In constructing curtain wall assemblies of the unit type under consideration, the usual practice has been to couple together the curtain wall units at every point where the corners of four neighboring units meet, for attachment to a floor system of a building. The joints or seams of the curtain wall units have simply been filled with a backup material and caulked. These conventional connections between curtain wall units provide only air- and water-tight joints therebetween; they are not intended to bear the curtain wall units against relative displacement out of the vertical plane in which they normally lie. In case of the conventional unit type curtain wall, respective curtain wall units positioned at top and bottom and to left and right in a crossed portion of the unit type curtain wall assembly are borne by a fastener portion, one side of which is formed in a fixed type and the other side of which is allowed to oscillate. Accordingly, it is another drawback of the conventional unit type curtain wall assembly to make the construction and the connection of the fastener portion unavoidably complex. Further, by reason of the complex construction of the fastener portion, it becomes difficult to assemble and mount the curtain wall units in the site of building construction.

A recent breakthrough in the art of unit type curtain wall is those with a temperature control system for the room enclosed thereby. Japanese Patent Application No. 57-133764, filed by the same applicant as in the present application, discloses an example of unit type curtain wall assembly capable of room temperature control. According to this assembly disclosed in the separate application, conditioned air is supplied through passageways in the vertical and horizontal frame members of the curtain wall units, for delivery into the rooms through vents in one of the horizontal frame members of each unit.

This unit type curtain wall assembly also has a problem with regard to the vertical connection between the curtain wall units. The air passageways in the vertical frame members of vertically adjoining curtain wall units must intercommunicate for uninterrupted flow of the conditioned air therethrough. Thus, unless the vertical frame members of the adjacent curtain wall units are positively held against relative displacement out of alignment, their joints are suscepticle to rupture, with consequent leakage of air, when the unit type curtain wall assembly is loaded in directions at angles to its plane. A rigid interconnection of the aligned vertical frame members is objectionable, however, because then the individual curtain wall units would not be relatively displaceable in their own plane, inviting ready destruction of the unit type curtain wall assembly as in the event of an earthquake.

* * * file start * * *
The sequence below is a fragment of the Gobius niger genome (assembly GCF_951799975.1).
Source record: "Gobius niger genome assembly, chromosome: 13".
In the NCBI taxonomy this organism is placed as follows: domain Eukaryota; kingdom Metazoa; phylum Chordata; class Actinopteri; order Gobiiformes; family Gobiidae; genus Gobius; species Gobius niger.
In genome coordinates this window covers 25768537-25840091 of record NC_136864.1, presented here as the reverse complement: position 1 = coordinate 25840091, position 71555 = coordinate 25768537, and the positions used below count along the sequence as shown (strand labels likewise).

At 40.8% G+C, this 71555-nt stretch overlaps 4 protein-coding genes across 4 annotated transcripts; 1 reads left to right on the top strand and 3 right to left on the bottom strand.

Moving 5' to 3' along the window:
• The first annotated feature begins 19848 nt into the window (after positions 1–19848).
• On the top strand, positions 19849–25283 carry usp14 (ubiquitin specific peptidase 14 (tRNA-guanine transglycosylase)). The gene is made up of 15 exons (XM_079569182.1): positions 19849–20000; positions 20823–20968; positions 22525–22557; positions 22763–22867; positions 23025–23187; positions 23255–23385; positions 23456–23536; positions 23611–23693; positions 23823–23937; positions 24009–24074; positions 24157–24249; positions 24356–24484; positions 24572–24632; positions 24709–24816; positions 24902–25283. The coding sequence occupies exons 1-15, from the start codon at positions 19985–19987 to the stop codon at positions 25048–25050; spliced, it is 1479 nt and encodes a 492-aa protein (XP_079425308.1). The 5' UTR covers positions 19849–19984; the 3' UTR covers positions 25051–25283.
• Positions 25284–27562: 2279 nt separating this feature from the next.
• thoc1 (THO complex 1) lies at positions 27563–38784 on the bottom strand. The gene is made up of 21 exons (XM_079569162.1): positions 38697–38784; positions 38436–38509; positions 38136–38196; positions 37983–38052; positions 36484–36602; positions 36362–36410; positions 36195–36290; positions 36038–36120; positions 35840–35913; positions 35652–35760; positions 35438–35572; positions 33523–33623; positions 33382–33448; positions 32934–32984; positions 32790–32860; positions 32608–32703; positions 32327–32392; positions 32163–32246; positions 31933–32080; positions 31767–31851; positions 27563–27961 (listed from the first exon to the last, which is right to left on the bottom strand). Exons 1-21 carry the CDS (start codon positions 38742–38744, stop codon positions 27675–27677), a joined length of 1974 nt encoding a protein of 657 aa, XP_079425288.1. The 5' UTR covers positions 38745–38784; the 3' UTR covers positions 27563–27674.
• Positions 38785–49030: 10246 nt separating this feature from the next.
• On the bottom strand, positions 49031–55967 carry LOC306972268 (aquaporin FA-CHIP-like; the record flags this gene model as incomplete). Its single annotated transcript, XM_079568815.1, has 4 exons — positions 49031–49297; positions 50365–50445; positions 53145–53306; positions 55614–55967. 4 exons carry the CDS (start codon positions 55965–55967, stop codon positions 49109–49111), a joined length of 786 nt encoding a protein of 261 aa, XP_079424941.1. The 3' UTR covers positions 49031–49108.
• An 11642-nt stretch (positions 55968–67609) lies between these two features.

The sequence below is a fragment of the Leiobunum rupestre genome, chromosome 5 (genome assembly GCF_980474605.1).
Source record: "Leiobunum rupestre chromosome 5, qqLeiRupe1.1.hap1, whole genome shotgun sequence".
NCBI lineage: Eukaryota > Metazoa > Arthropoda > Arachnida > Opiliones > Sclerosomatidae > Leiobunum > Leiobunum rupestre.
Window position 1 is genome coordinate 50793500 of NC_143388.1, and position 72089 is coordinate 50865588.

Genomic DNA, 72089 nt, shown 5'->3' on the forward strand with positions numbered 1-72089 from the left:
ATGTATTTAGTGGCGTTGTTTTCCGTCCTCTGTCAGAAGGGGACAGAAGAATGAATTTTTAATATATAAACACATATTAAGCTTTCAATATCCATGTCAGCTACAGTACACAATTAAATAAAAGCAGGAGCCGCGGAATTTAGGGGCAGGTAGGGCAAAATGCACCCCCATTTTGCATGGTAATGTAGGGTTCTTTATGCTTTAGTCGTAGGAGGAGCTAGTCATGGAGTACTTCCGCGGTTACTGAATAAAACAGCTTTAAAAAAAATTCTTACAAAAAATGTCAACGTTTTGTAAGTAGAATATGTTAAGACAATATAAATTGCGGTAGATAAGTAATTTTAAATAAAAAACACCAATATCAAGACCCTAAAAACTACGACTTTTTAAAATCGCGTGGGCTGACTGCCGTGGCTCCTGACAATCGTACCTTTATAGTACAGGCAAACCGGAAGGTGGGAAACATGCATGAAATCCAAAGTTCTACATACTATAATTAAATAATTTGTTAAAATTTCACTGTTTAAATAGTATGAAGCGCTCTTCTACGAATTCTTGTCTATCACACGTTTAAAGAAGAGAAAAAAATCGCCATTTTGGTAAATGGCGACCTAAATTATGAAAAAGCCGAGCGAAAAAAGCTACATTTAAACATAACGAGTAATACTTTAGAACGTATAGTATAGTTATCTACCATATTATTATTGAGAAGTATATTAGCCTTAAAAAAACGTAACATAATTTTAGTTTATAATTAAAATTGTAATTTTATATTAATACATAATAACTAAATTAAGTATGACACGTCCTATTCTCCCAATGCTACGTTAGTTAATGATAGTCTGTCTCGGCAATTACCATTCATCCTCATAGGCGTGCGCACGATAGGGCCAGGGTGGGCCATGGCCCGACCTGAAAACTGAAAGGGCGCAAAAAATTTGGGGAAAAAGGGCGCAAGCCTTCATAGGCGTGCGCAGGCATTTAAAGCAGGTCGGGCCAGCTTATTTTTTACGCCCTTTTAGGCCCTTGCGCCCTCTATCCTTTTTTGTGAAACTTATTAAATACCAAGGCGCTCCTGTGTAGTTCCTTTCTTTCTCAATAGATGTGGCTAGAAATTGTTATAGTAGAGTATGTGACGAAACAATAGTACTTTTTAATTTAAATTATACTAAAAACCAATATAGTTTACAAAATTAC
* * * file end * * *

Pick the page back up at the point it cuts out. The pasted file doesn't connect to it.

SUMMARY OF THE INVENTION

This invention makes it possible, in a unit type curtain wall assembly, to interconnect vertically adjoining curtain wall units by such simpler means than heretofore, so as to allow the relative displacement of the curtain wall units in their own plane while positively locking them against relative displacement out of that plane. The inventive concepts are applicable equally well to unit type curtain wall assemblies having a built-in room temperature control system and to those having no such system.

Stated broadly, the invention provides, in a unit type curtain wall assembly composed of a plurality of standardized curtain wall units arrayed in rows and columns, the improvement comprising two or more horizontally spaced apart couplings between any two vertically adjoining curtain wall units. Each coupling comprises a female member attached to either of the two vertically adjoining curtain wall units, and a male member attached to the other. The female member defines a groove extending in the vertical plane of the unit type curtain wall assembly, whereas the male member has a tongue slidably engaged in the groove in the female member. The joint or seam between every two vertically adjoining curtain wall units is closed by a stringcourse sealingly mounted therebetween and disposed exteriorly of the couplings to make the joint impervious to water.

Despite their simplicity in construction, the couplings are well calculated to permit relative displacement of the vertically adjoining curtain wall units in their own vertical plane but nevertheless to firmly restrain them from relative displacement out of the vertical plane. Consequently the couplings can bear the curtain wall units against a load applied in a direction at an angle to their plane, as by the wind. In the event of an earthquake, moreover, the couplings can efficiently take up the relative displacement of the curtain wall units in their own plane, rather than transmitting such displacements to the other units or to the other parts of the building.

Vertically interconnected as above, the curtain wall units can be mounted to the floor systems of a building by means on the pair of side frame members of each unit. The mounting means are also much simplified in comparison with the prior art. The simplicity of the mounting means, and of the couplings with their interfitting male and female members, makes it materially easier to assemble the curtain wall units side by side and one on top of another into a complete unit type curtain wall assembly.